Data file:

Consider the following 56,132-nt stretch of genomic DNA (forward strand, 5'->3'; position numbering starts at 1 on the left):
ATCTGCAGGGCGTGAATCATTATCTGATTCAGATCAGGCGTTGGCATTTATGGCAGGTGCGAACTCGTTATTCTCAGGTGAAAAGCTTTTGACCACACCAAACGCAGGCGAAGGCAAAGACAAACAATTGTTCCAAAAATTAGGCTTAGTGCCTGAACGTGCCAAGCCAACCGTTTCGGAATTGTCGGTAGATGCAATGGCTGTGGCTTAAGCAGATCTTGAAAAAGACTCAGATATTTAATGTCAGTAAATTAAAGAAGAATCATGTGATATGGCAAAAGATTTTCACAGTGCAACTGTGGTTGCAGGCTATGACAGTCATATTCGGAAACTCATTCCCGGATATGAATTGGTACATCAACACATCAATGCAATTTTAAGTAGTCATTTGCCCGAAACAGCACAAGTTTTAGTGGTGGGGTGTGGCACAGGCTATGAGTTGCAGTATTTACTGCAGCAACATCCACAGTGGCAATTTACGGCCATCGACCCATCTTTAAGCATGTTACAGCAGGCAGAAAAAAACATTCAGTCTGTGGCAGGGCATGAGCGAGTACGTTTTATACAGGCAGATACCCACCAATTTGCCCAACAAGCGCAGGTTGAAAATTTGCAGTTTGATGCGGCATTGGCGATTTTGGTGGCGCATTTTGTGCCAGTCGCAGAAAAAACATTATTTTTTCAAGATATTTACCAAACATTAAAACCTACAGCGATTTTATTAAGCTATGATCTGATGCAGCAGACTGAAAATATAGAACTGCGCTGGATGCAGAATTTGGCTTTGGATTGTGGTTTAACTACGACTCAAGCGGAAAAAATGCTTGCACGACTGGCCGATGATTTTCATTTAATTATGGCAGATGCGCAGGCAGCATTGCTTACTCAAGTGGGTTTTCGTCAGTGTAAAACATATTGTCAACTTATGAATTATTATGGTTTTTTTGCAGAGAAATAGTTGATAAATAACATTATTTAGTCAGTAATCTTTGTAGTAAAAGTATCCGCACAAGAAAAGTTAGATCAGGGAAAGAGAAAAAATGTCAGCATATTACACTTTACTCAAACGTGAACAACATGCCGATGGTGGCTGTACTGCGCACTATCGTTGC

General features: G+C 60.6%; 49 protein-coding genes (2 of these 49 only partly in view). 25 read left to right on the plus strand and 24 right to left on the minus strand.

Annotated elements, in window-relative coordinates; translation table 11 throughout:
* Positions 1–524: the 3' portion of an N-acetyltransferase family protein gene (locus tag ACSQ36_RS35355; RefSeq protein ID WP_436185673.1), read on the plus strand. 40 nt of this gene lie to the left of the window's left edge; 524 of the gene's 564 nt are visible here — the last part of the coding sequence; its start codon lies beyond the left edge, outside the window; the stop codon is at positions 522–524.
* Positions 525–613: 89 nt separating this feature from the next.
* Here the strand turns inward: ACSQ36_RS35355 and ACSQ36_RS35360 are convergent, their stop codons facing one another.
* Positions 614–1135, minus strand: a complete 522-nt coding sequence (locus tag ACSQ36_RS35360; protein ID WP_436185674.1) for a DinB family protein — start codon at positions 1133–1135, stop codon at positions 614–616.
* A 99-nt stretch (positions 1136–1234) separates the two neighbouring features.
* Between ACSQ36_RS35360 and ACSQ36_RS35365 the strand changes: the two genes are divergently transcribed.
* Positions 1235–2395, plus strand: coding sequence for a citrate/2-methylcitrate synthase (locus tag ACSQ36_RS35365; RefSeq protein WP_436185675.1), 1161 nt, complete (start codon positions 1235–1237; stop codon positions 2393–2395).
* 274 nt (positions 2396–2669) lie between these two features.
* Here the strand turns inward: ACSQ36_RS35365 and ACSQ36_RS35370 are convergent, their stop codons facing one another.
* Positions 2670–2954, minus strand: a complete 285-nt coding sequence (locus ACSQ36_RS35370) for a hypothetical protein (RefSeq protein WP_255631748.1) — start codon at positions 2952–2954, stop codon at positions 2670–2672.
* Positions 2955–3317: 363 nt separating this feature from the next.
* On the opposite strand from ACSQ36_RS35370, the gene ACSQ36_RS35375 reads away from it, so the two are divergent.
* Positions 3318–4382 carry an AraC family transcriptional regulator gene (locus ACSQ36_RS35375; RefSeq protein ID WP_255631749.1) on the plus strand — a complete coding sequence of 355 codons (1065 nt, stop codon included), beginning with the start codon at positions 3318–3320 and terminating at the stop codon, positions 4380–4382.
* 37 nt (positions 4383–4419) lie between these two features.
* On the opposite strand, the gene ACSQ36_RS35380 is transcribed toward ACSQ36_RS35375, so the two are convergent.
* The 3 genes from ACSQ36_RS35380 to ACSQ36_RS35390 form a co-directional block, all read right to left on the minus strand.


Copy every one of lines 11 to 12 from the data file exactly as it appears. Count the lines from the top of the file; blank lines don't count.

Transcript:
* Positions 1235–2395, plus strand: coding sequence for a citrate/2-methylcitrate synthase (locus tag ACSQ36_RS35365; RefSeq protein WP_436185675.1), 1161 nt, complete (start codon positions 1235–1237; stop codon positions 2393–2395).
* 274 nt (positions 2396–2669) lie between these two features.